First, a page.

Aneilema acuminata is a well-behaved native rainforest plant and relative of weedy wandering jew. Dies back during drought.
Aspidistra elatior grows well in semi-shade under the east-facing front steps. Flowers are slug-pollinated.
Aspidistra elatior may be called the Cast Iron plant, but it needs an occasional splash to look lush in drought.
Bambusa sp. Murray Island. This native was removed because it grew too well and made too much mess, even during drought. A potential fire hazard which filled gutters with dead leaves.
Banksia aemula, Wallum Banksia, beloved by bees, but sensitive to ongoing drought. In the wild, plants tap into the water table.
Billbergia nutans flowers in mid-winter. Needs bright light, but direct sunshine burns the foliage.
Brachychiton bidwillii, Little Kurrajong. Cut annually to the ground after flowering is finished to encourage vigorous, decorative foliage. May be trained into a small tree. Very successful.
Brachychiton rupestris, Queensland bottle tree. A seed grown specimen pictured a year after planting. Flowers annually. Very successful.
Brachychiton rupestris, Queensland Bottle tree at five years old. In good years, produces two flushes of extension growth.
Calliandra haematocephala, prostrate form. Also does well in Brisbane kerbside plantings.
Natal Plum, Carissa macrocarpa. Makes an impenetrable, prickly hedge or shrub with edible fruit ideal for jams. Removed because it grew so fast during drought.
Canistrum aurantiacum. Grows large and I restrict growth by keeping it in a pot.
Crinum x powellii ‘Alba’ requires protection from midday and afternoon sunshine. Spray with neem oil to prevent amaryllis caterpillar attack.
Dioon spinulosum. Purchased 1995, planted 2004. A spectacular alternative to Cycas revoluta which is attacked by cycad blue butterfly.
Encephalartos ferox. Leaves may be burned in ongoing drought.
Plumeria rubra ‘Irma Bryan’ syn ‘Blood Red’. Susceptible to frangipani rust, but otherwise successful.
Euphorbia geroldii, a critically endangered succulent from dry tropical rainforest in Madagascar. Needs dappled shade.
Euphorbia graminea. Nectar attracts zebra butterflies.
Tillandsia usneoides. Needs an occasional splash of water when summer humidity drops.
Euphorbia splendens ‘Fireworks’.
Neoregelia x ‘Fireball’. Foliage exposed to midday sunshine burns in heatwaves.
Bulbine frutescens, burn jelly plant. Sap used like Aloe vera. Attracts stingless bees.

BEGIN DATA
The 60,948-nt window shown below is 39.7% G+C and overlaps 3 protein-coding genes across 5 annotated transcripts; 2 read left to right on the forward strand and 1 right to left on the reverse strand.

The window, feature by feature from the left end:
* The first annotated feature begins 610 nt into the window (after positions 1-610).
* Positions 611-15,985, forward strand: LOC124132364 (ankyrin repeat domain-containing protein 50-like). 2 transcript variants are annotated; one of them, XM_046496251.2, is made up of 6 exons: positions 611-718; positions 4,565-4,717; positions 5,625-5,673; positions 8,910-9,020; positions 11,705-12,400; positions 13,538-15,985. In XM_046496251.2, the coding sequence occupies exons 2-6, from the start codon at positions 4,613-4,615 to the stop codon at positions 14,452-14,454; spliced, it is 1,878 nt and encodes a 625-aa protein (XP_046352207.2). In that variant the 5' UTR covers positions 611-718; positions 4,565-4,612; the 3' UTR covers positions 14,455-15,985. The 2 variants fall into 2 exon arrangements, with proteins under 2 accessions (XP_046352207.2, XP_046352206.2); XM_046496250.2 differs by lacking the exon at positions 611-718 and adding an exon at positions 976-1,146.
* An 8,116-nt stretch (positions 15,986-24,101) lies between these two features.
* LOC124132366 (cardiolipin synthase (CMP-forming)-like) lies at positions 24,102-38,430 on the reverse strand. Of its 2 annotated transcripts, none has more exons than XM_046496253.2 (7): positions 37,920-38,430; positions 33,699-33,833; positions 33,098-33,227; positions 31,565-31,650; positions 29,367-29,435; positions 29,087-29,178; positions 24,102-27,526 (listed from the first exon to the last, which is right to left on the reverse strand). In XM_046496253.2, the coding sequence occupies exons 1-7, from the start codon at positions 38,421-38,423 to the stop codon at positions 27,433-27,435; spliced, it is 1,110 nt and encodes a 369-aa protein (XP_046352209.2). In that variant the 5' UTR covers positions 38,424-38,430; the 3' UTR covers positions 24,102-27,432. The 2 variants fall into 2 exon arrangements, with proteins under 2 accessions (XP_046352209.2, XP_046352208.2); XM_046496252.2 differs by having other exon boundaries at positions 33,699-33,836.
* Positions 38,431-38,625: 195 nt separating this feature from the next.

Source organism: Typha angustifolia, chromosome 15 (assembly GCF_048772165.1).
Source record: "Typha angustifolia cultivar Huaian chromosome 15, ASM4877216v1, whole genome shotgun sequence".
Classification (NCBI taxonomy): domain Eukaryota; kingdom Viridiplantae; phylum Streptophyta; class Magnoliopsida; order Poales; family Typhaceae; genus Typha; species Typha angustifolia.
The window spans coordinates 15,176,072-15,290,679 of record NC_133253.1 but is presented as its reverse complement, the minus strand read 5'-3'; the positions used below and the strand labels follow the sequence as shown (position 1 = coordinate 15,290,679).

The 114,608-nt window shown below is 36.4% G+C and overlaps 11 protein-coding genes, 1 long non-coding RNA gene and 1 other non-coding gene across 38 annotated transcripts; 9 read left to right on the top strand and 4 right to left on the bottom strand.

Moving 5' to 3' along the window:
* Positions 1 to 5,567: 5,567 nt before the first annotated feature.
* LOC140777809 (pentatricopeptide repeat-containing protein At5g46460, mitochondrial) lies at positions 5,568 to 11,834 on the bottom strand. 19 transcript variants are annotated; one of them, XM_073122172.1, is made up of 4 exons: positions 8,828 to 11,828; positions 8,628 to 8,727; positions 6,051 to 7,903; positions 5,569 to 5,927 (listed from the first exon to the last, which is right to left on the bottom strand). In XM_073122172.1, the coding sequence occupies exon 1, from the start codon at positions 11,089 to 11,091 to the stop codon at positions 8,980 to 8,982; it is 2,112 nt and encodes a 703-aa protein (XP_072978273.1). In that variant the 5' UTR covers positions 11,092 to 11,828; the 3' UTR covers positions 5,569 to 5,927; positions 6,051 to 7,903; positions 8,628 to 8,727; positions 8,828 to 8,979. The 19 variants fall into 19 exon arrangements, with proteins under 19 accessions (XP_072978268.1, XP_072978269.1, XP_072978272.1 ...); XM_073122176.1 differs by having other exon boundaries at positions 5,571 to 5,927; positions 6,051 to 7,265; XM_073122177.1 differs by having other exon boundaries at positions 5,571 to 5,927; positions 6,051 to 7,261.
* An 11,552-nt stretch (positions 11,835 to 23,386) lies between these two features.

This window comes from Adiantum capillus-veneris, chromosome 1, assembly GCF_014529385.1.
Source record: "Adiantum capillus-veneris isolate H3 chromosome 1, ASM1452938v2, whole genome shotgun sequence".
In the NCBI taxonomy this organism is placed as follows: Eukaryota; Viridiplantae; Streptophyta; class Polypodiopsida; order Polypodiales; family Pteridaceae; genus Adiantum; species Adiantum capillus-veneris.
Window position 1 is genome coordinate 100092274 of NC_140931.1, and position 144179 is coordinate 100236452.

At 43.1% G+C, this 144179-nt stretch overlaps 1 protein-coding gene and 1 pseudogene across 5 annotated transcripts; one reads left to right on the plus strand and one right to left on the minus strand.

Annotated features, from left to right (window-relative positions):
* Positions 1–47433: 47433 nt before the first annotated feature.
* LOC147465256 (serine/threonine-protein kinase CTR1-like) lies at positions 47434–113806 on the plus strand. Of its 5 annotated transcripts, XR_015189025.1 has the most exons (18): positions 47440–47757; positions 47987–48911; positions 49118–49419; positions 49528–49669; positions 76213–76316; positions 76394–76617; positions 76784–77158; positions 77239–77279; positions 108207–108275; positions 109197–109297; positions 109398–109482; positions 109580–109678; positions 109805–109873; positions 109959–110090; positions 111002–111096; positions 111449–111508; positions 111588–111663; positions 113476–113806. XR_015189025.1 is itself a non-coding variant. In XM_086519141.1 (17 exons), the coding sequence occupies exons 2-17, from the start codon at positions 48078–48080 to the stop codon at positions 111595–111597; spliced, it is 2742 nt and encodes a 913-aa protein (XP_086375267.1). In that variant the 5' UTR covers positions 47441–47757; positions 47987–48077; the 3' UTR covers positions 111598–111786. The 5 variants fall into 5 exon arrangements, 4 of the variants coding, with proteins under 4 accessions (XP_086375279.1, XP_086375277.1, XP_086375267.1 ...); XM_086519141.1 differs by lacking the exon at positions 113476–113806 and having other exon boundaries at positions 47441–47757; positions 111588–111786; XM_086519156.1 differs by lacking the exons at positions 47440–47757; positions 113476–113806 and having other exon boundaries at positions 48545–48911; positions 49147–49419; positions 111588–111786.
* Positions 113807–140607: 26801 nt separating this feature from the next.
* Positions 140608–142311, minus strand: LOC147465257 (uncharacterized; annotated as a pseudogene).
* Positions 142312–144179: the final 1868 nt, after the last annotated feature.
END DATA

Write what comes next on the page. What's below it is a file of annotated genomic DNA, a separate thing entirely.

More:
Euphorbia tithymaloides subsp. tirucallii var. smalli ‘Harlequin’. Loses variegation in shade.
Hyophorbe lagenicaulis, bottle palm. Excellent and attracts native Homalictus bees which help it set seed.
Hyophorbe verschaffeltii, spindle palm. Excellent, flowers are fragrant and produced all year round.
Plumeria filifolia. Resistant to frangipani rust and only stops flowering in July and August. Produces viable seed.
Salvia discolor from Chile. Hasn’t stopped flowering since being planted in Sept 2004.
Portea petropolitana. Very successful.
Macrozamia spiralis. Very successful and will drop leaves to survive extreme drought.
Kalanchoe orgyalis. Flowers attract birds. Very successful.
Dianella caerulea ‘Variegata’. Requires an occasional splash of water to keep looking fresh during ongoing drought.
Alpinia zerumbet ‘Variegata’. Variegated shell ginger is very successful. If they look shabby in drought, cut them down and let them resprout after rain.
Encephalartos altensteinii thrives even in drought. Very successful.
x Cryptbergia ‘Red Burst’ tolerates light frost, extreme heat and drought, but does best given bright light, not all day sunshine.
Plumeria obtusa var. sericifolia is resistant to frangipani rust. Very successful.
Zamia furfuracea, aka cardboard fern, is one of the most successful cycads for a warm, dry, sunny position.
* The Australian Greenhouse Office was initially independent of government interference, but subsequent reshuffling brought it under direct control and its functions have now been diluted by other government departments.